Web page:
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Florida’s citrus production forecast continues to slide

Overall production of oranges, grapefruit and other specialty crops are off more than 10 percent from an initial forecast.
Fred Gmitter, a geneticist at the University of Florida Citrus Research and Education Center, holds an orange affected by citrus greening disease at a grove in Fort Meade on Sept. 27, 2018. (AP Photo/Federica Narancio)
Published May 13

Estimates of citrus production in Florida continue to slide as the 2018-2019 growing season nears an end.

Figures posted Friday by the U.S. Department of Agriculture indicate overall production of oranges, grapefruit and other specialty crops is off more than 10 percent from an initial forecast in October.

The latest numbers reflected the plight of an industry still struggling from 2017’s Hurricane Irma, decade-long pressure from deadly citrus-greening disease, expansion of development into rural areas and changes in national drinking habits.

“Again, we see that we are not out of the woods yet in terms of recovery,” Florida Department of Citrus Executive Director Shannon Shepp said in a prepared statement. “As growers continue to work toward increased productivity, we continue to support their efforts through the marketing of delicious and nutritious Florida citrus.”

Related: Florida scientists are looking to solve greening

The Florida Citrus Commission might consider some budget adjustments, based on the latest monthly forecasts, when it meets Wednesday in Bartow, according to the agenda.

Separate from the department’s budget, lawmakers included $8 million for research into citrus disease in the state’s spending plan (SB 2500) for next fiscal year. The funding, which must still be approved by Gov. Ron DeSantis, includes $2 million for the Citrus Research and Development Foundation to seek proposals to conduct large-scale scientific trials on new planting techniques designed to increase production.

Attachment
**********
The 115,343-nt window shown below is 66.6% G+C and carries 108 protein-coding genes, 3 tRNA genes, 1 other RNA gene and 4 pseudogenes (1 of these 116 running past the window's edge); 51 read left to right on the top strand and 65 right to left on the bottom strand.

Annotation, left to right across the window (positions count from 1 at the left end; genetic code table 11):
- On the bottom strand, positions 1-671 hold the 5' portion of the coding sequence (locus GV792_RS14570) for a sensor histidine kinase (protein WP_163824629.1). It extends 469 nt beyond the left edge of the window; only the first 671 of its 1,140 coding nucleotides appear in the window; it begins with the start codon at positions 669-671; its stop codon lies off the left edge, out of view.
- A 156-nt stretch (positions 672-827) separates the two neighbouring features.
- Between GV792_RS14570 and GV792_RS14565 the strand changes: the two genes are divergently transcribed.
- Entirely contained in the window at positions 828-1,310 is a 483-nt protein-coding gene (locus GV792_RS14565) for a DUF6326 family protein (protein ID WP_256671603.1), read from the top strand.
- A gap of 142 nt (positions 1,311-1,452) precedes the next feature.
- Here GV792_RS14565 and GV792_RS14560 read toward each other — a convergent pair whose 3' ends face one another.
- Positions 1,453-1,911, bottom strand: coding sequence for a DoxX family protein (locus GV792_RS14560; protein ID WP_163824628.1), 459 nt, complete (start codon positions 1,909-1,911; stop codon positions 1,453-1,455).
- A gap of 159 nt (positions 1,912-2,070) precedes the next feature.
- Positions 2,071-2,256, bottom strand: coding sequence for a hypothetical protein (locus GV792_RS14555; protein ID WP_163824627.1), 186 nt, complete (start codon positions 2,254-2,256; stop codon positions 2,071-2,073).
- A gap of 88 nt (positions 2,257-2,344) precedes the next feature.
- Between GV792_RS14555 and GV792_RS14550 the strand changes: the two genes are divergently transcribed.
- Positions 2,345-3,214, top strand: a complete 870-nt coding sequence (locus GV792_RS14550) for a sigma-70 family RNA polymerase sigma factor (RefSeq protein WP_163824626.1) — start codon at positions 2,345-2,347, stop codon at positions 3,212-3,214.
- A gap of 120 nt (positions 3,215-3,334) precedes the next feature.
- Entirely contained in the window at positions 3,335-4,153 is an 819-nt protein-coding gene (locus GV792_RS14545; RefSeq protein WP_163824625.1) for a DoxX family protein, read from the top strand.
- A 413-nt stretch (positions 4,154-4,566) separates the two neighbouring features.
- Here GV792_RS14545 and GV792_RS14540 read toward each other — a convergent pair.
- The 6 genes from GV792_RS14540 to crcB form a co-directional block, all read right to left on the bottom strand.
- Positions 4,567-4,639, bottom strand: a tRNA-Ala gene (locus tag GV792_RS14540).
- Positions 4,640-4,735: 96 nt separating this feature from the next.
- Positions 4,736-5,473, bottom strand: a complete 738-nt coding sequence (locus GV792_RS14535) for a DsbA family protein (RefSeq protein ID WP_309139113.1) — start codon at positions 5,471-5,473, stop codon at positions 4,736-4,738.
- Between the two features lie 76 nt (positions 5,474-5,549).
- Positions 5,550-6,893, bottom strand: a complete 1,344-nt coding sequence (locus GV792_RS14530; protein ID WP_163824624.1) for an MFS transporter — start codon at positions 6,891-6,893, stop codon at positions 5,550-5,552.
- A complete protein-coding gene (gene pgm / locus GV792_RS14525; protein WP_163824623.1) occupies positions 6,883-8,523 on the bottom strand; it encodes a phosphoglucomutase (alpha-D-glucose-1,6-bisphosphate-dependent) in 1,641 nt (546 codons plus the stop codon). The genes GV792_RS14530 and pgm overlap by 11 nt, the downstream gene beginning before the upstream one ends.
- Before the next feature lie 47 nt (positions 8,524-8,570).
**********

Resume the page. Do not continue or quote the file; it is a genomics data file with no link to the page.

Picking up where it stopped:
Mark Hudson a state statistician for the U.S. Department of Agriculture, said Friday that the orange crop is projected to fill 72.4 million 90-pound boxes — a standard industry measurement. The estimated number of oranges is down from an April forecast of 76.5 million boxes and from 79 million boxes forecast last fall.

Hudson said the calculations for the latest forecast include figures on boxes that have been processed, as well as oranges remaining in the field.

The May figure for oranges remains above the 44.95 million boxes filled in the hurricane-lost 2017-2018 growing season and the 68.85 million boxes two seasons ago.

Even with the lower forecast, the state remains the national leader, at nearly 59 percent, in the production of oranges. California is next at just under 40 percent.

Grapefruit in Florida is now forecast to fill 4.58 million boxes, down from 4.9 million boxes in April. When the season began, the forecast anticipated 6.7 million boxes. Two seasons ago, the state’s grapefruit growers filled 7.76 million boxes.

Specialty fruit, mostly tangerines and tangelos, account for another 1 million boxes in the latest monthly forecast, up from 950,000 in April but down from the 1.2 million boxes anticipated when the season kicked off.

Through the mid 1990s, the state’s citrus growers regularly filled more than 200 million boxes a year of oranges and 50 million boxes a year of grapefruit.

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